While I was visiting the HoCank tribe of Indians in NE Nebraska, I was interviewed for a video presentation the Transcendental Meditation University in Fairfield, Iowa is doing to assist the Indians incorporate Meditation as a form of complementary therapy for their high rates of Diabetes and Heart Disease.

I thank my dear friend Sandra in Melbourne for a wonderful time together in Melbourne, Australia and the pleasure of meeting MiHuSa there ..

Diabetes Cambodia: Personal Notes




 

Personal Notes

I had the great pleasure of seeing many patients with Diabetes . But the following four patients stood out in my memory

Group A

1.    Director of Health for a Province      STATUS

2.    Owner of a large, busy upscale restaurant   WEALTH

Neither WEALTH nor STATUS guarantees good diabetes care since none is available CONGRUOUS with the needs of the individual patient with diabetes.

Endocrinologists/Diabetologists/GPs with their offices in Bangkok Singapore will not add to the health care of Cambodian patients with Diabetes.

A wealthy woman from western provinces of Cambodia flies to see her Diabetologist in Singapore. Her consultation lasts just over half an hour, comes back always with one prescription or more and more lab tests ordered, with very little education and only BIOMEDICAL and PHARMACEUTICAL follow up is carried out. This is PARTIAL care of the patient and has to be complemented by time, education and knowledge which can be done only in Cambodia in case of Cambodian patients. (then we might even have Cambodian patients from Melbourne and Seattle coming for service!)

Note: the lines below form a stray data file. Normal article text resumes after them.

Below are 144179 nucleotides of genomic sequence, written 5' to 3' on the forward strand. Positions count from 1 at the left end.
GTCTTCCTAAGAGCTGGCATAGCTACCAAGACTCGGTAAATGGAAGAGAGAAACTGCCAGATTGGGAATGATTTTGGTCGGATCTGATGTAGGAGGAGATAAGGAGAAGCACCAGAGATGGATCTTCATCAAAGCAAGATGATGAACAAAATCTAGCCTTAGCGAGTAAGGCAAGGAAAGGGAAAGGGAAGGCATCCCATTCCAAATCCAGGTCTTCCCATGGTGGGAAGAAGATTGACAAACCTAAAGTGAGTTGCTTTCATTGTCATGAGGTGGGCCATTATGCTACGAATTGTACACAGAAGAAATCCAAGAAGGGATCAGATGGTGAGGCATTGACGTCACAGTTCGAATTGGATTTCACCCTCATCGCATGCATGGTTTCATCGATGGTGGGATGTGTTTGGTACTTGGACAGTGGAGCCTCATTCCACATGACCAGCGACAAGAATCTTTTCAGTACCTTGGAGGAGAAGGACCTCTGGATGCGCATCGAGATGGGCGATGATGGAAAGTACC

Total cost of the visit to Singapore to see the doctor, around 1000 USD.

Kuala Lumpur or easily reached HoChiMinh Ville in Vietnam are no substitutes either for more than just clinical competency.

This pattern cannot be encouraged. ( reminds me very much of the University of Miami School of Medicine, my Endocrine Alma Mater wanting to attract the rich from south American countries to come to Miami! Technical rather than human medicine!)

An alternative would be a TEAM available in Siem Reap

Consisting of

A volunteer doctor from abroad complemented by a Khmer Doctor. The voluntary doctor has to be deeply interested in other cultures (otherwise would they volunteer?) and we can look towards Australia, Europe and USA. Australians and French seem natural choices.

It would be good if they can donate two weeks to four weeks at a time, so that a roster could be drawn for one year at a time.